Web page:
Skip to main content
Find a Lawyer
Please enter a legal issue and/or a location
Begin typing to search, use arrow keys to navigate, use enter to select

Find a Lawyer

More Options

'The Good Wife': Good Law? -- Season 6, Episode 22

By Christopher Coble, Esq. | Last updated on

Last night's episode was the season finale!

Here's what you need to know from last night's episode, entitled "Wanna Partner?"

The Good Wife: Good Law?

Season 6, Episode 22
"Wanna Partner"

Legal References:

More Legal Analysis of CBS' "The Good Wife":

Prior Post in This Series:

Episode Recap (Spoiler Alert):

The Illinois Democratic Committee wants Peter to run for president. Well, technically, they want him to be vice president. He claims that he wants Alicia and the kid's approval first. Alicia doesn't want him to run for president, but thinks he's already made up his mind to do so.

The search for Kalinda continues. Lemond Bishop sent Charles Lester to look for Kalinda. Surprise, surprise, Kalinda comes out of hiding. She makes a deal with Lester, threatening to give the State Attorney evidence about him, to get him off her back.

Last episode, Alicia asked Finn to join as partner in her new law firm. In this episode, Finn finally said yes! Their first client is Jacob Rickter.

In this episode's case du jour, Rickter is planning to start a medical marijuana business. Alicia receives a missed call from Rickter. From the voicemail, it sounds like he's been accosted and arrested, but Central Booking has no record of his arrest. As it turns out, he's being held at Homan Square, where police often "unofficially" hold suspects.

When Alicia tries to see Rickter, police give her the run around claiming that he isn't there.

When police finally produce Rickter in court, they claim he already confessed to planning to acquire marijuana plants. Alicia and Finn want the confession thrown out because Rickter was not read his Miranda rights and told he could have access to an attorney. The police and DA harp repeatedly on the fact that they weren't required to read Rickter his Miranda rights because he wasn't under arrest at the time.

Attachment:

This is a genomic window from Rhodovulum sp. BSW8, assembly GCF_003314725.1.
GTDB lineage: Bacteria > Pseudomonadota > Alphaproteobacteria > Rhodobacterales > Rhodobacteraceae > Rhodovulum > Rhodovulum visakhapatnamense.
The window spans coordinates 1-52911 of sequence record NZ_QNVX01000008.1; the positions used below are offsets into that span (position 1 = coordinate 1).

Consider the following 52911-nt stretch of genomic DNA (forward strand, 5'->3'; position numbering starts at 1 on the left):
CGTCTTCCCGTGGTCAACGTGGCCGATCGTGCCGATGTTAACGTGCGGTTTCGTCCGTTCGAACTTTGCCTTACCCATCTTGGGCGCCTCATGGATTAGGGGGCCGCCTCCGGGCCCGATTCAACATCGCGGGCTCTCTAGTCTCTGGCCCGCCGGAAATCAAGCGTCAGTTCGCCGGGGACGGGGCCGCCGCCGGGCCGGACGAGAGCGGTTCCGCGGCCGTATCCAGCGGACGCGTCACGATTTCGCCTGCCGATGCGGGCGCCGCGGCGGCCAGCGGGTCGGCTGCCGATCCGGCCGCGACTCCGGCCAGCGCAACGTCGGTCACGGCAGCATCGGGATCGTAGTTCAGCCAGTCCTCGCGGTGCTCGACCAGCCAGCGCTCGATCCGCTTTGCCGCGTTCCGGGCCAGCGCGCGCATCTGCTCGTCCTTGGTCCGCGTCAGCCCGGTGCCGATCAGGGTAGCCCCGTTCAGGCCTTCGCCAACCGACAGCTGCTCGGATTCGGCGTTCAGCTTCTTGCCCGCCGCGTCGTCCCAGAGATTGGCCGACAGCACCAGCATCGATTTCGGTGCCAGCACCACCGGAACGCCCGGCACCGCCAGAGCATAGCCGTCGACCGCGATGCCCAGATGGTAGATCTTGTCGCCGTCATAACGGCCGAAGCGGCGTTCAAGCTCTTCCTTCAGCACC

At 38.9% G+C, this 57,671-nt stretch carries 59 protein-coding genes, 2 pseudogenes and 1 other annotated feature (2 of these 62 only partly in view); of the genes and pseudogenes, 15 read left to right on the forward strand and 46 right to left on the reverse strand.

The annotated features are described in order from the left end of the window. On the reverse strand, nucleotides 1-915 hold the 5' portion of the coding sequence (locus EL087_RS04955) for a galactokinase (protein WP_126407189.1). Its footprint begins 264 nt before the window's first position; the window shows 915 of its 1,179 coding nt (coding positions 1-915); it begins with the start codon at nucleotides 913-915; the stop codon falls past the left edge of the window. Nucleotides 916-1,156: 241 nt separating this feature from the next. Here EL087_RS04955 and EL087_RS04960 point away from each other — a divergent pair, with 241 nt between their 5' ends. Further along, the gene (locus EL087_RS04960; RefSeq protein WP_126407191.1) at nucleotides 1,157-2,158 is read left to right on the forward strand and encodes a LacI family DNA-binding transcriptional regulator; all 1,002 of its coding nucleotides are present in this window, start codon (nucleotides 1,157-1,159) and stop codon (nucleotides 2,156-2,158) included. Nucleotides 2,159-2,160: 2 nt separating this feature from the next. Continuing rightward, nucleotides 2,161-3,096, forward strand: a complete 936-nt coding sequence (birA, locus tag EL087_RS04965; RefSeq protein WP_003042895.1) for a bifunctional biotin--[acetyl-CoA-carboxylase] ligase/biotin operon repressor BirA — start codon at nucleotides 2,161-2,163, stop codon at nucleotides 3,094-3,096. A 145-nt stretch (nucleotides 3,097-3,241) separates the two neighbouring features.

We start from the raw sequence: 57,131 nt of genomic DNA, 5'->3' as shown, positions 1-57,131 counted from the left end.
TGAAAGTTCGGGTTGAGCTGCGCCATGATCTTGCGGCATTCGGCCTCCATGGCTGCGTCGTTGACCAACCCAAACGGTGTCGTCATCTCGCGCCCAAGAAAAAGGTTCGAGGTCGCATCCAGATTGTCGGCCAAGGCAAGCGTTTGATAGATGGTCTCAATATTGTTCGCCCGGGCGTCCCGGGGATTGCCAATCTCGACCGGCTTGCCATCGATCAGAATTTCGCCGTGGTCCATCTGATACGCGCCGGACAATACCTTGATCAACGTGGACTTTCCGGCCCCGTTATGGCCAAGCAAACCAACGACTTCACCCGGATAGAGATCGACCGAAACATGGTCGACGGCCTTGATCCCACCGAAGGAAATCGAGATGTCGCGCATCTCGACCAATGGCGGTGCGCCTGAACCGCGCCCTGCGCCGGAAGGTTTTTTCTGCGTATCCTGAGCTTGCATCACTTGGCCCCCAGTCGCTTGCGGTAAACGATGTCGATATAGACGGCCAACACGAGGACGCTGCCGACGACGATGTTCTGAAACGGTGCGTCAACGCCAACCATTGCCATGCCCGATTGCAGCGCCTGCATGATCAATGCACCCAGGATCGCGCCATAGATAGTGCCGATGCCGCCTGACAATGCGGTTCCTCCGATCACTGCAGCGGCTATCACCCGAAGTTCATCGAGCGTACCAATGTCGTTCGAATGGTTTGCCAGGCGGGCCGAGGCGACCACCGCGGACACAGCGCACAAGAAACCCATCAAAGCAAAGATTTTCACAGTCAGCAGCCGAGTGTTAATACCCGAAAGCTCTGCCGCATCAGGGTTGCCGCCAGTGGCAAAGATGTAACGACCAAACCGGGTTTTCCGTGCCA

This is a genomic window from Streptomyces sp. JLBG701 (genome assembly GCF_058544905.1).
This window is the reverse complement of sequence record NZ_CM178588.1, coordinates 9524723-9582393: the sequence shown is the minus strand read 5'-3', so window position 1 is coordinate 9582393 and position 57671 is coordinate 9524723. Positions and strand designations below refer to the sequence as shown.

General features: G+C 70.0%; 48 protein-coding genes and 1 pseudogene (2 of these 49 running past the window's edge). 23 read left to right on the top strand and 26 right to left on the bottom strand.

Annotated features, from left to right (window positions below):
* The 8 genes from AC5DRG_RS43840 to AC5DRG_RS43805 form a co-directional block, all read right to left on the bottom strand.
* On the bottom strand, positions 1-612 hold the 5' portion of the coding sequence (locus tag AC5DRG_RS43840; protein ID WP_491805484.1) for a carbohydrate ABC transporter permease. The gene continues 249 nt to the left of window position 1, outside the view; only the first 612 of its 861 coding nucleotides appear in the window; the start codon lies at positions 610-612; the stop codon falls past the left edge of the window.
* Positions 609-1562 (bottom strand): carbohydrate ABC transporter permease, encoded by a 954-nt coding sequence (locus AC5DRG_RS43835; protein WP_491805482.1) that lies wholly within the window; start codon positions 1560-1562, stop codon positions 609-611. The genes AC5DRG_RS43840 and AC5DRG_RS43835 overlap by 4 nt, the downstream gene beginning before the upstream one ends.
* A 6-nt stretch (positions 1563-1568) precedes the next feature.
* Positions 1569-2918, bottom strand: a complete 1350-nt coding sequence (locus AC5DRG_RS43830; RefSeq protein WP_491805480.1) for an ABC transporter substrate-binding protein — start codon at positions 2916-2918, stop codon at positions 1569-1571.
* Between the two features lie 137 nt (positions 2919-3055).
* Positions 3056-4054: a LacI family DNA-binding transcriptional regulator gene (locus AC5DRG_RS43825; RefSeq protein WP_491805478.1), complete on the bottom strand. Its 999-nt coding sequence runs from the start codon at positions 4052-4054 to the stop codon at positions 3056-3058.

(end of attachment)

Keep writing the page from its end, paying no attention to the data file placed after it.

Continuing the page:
However, courts have ruled that Miranda rights apply whenever a suspect is 1) in detention and 2) being interrogated. You are in detention, and technically under arrest, when police somehow limit your ability to leave. Police don't actually have to say "You're under arrest."

In this episode, Rickter was handcuffed and taken to a police facility. He wasn't free to walk away at any time. So, he was under arrest. Finn and Alicia jumped through hoops to get a police officer to say that Rickter was considered to be under arrest. But, all they had to do was argue that he was in police custody, and he wasn't allowed to leave.

Habeas Corpus Petition: When police at Homan Square lie to Alicia's face claiming that Rickter isn't there, Finn tells her to immediately file a habeas corpus petition.

In the United States, police can't throw people into jail without justification. A writ of habeas corpus, which literally means "produce the body," is an order from a court to the police or government official to bring a detainee to court to determine whether or not his arrest, imprisonment, or detention is legal.

In the end, Rickter's confession is thrown out, and he's set free. And, everybody lived happily ever after, at least until next season.

Until next season, I'll leave you with this episode's best quote: "What is it with all these tough-talking women?"

What did you think of this week's episode of "The Good Wife"? Is the show guilty of making any legal mistakes? Check back here for more legal recaps of "The Good Wife," and send us a tweet at @FindLawConsumer with the hashtag #TheGoodWife.

Related Resources:

Was this helpful?

You Don’t Have To Solve This on Your Own – Get a Lawyer’s Help

Meeting with a lawyer can help you understand your options and how to best protect your rights. Visit our attorney directory to find a lawyer near you who can help.

Or contact an attorney near you:
Copied to clipboard